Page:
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Latest Blog Posts

Latest Blog Posts

Seventy years after the ten minute jury deliberation that sent him to the electric chair at age fourteen, George Stinney, Jr., was exonerated of the murders he had been convicted. When I read the story, I was, of course, deeply disturbed. Disturbed by the glaring injustice. Disturbed by the similarity to the circumstances surrounding the...
Michael Spence's poem, "The Unbroken Code" was an Honorable Mention in the 2009 James Hearst Poetry Prize from issue 294.2. Note from the author: "The image of blackberry vines coming over the back fence and encroaching on the yard of a childhood home came to mind as I found myself writing a poem about my father. It occurred to me that his...
My characters never write their endings. I feel exasperated when I hear writers say ‘the characters just took over and the story seemed to write itself’, as if the writing could be a glide through the first draft and revision, or maybe no revision. The length and the very nature of the short story, its economy, precision and mystery, suggests...
Angel Dust
For the 2016 spring issue of The North American Review, I was inspired to have the viewer of the magazine be an outsider peering in. Since “Angel Dust” deals with magical moments in secret, it gave more importance that the readers are looking from the outside. I recently started to buy more photography books for reference and found this...
“Don’t be afraid to get really strange,” my dad told me several summers ago, while helping edit my first novel. “You can always scale back later.” As always, I took his advice to heart. For, as a writer and creative writing professor, Dad’s editorial input was invaluable. These would be his last words of advice to me about writing. Dad, along...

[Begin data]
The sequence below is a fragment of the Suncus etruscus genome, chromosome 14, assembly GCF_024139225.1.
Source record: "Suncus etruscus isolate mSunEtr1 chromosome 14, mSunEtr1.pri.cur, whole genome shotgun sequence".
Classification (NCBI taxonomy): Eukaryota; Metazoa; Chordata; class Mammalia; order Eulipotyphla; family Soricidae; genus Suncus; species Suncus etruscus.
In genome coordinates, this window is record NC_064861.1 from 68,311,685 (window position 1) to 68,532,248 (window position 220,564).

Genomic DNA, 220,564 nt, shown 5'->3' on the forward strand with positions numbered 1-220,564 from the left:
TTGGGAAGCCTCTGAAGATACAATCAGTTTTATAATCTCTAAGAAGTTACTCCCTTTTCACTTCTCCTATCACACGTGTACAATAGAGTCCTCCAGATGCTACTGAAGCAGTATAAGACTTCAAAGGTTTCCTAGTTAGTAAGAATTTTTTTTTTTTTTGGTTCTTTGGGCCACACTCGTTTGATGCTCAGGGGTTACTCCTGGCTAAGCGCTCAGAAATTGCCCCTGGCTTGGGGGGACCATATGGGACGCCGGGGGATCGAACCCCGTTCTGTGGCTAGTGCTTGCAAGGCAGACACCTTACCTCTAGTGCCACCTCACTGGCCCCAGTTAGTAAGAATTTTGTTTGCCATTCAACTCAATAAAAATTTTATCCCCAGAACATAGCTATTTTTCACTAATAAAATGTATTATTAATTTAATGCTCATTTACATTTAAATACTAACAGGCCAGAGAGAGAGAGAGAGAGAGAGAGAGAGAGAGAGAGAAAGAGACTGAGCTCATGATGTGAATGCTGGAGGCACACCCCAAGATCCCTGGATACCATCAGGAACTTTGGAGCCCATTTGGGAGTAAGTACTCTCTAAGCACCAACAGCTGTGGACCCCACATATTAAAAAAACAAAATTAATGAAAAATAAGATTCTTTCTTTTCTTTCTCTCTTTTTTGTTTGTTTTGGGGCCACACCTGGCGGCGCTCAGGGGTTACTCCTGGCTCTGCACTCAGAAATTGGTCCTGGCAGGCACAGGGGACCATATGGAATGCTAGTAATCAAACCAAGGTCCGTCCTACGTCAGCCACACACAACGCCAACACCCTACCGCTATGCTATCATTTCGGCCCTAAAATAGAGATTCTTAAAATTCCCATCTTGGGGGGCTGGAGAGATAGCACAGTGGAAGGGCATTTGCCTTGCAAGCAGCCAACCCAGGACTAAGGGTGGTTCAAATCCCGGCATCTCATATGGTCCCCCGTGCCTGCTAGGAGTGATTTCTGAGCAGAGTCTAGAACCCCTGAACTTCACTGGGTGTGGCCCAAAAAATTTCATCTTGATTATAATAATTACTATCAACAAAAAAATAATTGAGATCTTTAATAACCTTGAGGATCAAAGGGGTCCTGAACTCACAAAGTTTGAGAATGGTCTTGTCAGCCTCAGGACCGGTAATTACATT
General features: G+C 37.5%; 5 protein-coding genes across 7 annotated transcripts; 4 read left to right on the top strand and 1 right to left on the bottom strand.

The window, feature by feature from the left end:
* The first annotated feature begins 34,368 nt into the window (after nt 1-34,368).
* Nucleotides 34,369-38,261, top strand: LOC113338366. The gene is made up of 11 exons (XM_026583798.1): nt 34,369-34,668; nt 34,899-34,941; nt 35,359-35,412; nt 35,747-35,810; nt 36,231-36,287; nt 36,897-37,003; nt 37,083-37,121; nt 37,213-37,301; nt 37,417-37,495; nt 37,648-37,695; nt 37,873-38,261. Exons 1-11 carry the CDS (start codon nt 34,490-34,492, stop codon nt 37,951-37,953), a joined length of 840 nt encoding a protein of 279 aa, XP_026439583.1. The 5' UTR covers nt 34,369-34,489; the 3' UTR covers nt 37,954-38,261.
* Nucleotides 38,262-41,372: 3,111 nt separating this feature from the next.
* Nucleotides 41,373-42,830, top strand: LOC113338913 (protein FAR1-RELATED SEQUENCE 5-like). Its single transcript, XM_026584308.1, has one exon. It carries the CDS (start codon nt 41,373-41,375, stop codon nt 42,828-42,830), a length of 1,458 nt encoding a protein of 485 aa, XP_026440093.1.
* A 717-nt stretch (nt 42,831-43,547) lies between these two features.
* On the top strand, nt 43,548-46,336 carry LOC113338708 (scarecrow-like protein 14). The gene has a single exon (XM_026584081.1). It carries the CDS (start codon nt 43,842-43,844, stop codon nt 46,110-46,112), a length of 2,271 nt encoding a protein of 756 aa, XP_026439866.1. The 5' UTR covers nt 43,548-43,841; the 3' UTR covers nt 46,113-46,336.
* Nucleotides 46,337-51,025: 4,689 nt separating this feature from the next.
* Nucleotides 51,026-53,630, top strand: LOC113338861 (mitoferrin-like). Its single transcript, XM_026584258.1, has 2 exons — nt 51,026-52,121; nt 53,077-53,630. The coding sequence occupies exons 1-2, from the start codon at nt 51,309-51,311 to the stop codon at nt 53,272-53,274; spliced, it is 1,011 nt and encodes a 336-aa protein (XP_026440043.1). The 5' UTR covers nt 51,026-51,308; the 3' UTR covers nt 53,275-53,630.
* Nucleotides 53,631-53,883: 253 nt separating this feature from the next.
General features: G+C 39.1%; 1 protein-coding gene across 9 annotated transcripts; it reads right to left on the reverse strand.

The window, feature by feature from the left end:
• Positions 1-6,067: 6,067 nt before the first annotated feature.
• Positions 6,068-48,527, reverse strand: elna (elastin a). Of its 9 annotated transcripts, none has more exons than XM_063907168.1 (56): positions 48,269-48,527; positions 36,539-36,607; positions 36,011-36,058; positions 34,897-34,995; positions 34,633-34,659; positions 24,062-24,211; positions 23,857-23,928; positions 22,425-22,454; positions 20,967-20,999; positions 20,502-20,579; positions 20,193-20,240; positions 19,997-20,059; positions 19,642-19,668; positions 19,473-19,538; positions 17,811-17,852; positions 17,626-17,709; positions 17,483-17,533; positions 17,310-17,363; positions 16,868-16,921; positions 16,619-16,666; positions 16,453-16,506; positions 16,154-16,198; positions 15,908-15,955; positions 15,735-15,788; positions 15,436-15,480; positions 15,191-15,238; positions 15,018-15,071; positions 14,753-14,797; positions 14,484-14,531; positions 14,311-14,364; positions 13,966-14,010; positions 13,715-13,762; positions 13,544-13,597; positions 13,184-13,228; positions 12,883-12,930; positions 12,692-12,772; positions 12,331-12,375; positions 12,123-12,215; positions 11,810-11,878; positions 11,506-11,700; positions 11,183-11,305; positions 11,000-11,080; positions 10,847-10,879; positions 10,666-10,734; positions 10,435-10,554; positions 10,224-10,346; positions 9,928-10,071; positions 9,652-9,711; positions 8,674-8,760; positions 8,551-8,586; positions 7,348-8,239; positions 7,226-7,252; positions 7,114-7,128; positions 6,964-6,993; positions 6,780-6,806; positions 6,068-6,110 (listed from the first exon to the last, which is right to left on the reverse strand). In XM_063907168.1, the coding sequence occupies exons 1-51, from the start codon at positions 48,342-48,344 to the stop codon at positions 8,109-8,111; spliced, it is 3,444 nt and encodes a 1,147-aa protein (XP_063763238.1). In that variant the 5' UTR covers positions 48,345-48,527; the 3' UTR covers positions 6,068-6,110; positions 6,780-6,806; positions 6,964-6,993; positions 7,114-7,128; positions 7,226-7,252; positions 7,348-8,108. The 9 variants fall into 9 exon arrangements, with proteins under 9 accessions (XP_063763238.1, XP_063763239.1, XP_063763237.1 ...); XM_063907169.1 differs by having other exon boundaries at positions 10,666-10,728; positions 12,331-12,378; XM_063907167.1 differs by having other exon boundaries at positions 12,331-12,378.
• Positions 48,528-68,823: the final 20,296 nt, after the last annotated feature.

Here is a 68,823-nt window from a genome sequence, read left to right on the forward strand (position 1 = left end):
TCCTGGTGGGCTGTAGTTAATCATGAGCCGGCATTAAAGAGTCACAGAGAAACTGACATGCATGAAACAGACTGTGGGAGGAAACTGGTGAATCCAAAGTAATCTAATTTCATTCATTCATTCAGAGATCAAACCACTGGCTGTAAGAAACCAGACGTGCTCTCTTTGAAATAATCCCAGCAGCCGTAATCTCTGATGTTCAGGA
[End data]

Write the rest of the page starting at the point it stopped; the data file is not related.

My essay, "Rays," appears in the 301.2, Spring 2016, issue of North American Review. I'm particularly happy about the publication of this personal narrative. "Rays" affirms my hope that the prose I'm most proud of might also have value to others. This piece inspired me to write more creative-nonfiction and inevitably led to my book-length...
Shawn Pittard's poem, "Fall Creek" was an honorable mention in the James Hearst Poetry Prize in 2009. His poem is featured in issue 294.2, Spring 2009 and can be still be purchased through our online store. Notes from the author: As my fiftieth birthday approached, my friend—the poet Kathleen Winter—asked if I planned on writing a poem to...
I began “Ullage” one morning—almost all of my poems are written between 6 a.m. and 11 a.m.—in a darkened room, in a 250-page notebook I bought (one of several) at a paper store in Florence called Tassotti (sadly no longer there), a company founded by Giorgio Tassotti in Bassano del Grappa (Northern Italy) in 1957, having taken over the...
We who are poets know that the reason for a poem is not disclosed until after the poem exists.                                           —Thomas Merton TO HISTORY— You will not remember me. And I will not remember you. So while we are keeping company, please note the blue delphinium climbing past the window.   When this poem was selected as a...
“As if the world were not what we make it, pulled by dogs down streets so dark, the sound of a river is almost a kind of light.” Let me be clear, I lifted this line from George Looney’s Animals Housed in the Pleasures of the Flesh nearly two decades ago, and I’ve been carrying it around with me ever since. The sentiments in this verse form...
Vincent Peloso's "The Boy in The Men's Locker Room" was a finalist in the James Hearst Poetry Prize in Spring 2010 issue. The Boy in The Men’s Locker Room The boy in the men’s locker room tries not to stare as I strip off my clothes. How big, how hairy and how old I look. I remember being a boy enrolled in lessons, signed up for swim team,...
The artist who is nourishing hau is not self-aggrandizing, self-assertive, or self-conscious, he is rather, self-squandering, self-abnegating, self-forgetful—all the marks of the creative temperament the bourgeoisie find so amusing. (hau: a Maori word meaning spirit, particularly the spirit of the gift and of the forest, which gives all food...